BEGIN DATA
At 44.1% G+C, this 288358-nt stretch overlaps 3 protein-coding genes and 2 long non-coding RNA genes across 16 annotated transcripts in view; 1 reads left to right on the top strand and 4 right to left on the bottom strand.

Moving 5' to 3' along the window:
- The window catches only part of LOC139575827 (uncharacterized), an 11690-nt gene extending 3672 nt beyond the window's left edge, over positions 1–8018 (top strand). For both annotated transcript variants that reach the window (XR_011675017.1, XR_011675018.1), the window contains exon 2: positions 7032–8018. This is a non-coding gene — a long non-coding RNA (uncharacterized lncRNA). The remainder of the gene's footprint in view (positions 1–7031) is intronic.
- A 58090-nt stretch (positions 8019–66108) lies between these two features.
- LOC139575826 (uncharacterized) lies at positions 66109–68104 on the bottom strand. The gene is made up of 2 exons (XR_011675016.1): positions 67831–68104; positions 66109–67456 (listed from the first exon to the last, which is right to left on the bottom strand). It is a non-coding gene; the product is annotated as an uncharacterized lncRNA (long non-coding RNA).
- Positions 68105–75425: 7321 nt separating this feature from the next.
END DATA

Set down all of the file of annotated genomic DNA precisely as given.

At 44.1% G+C, this 288358-nt stretch overlaps 3 protein-coding genes and 2 long non-coding RNA genes across 16 annotated transcripts in view; 1 reads left to right on the top strand and 4 right to left on the bottom strand.

Moving 5' to 3' along the window:
- The window catches only part of LOC139575827 (uncharacterized), an 11690-nt gene extending 3672 nt beyond the window's left edge, over positions 1–8018 (top strand). For both annotated transcript variants that reach the window (XR_011675017.1, XR_011675018.1), the window contains exon 2: positions 7032–8018. This is a non-coding gene — a long non-coding RNA (uncharacterized lncRNA). The remainder of the gene's footprint in view (positions 1–7031) is intronic.
- A 58090-nt stretch (positions 8019–66108) lies between these two features.
- LOC139575826 (uncharacterized) lies at positions 66109–68104 on the bottom strand. The gene is made up of 2 exons (XR_011675016.1): positions 67831–68104; positions 66109–67456 (listed from the first exon to the last, which is right to left on the bottom strand). It is a non-coding gene; the product is annotated as an uncharacterized lncRNA (long non-coding RNA).
- Positions 68105–75425: 7321 nt separating this feature from the next.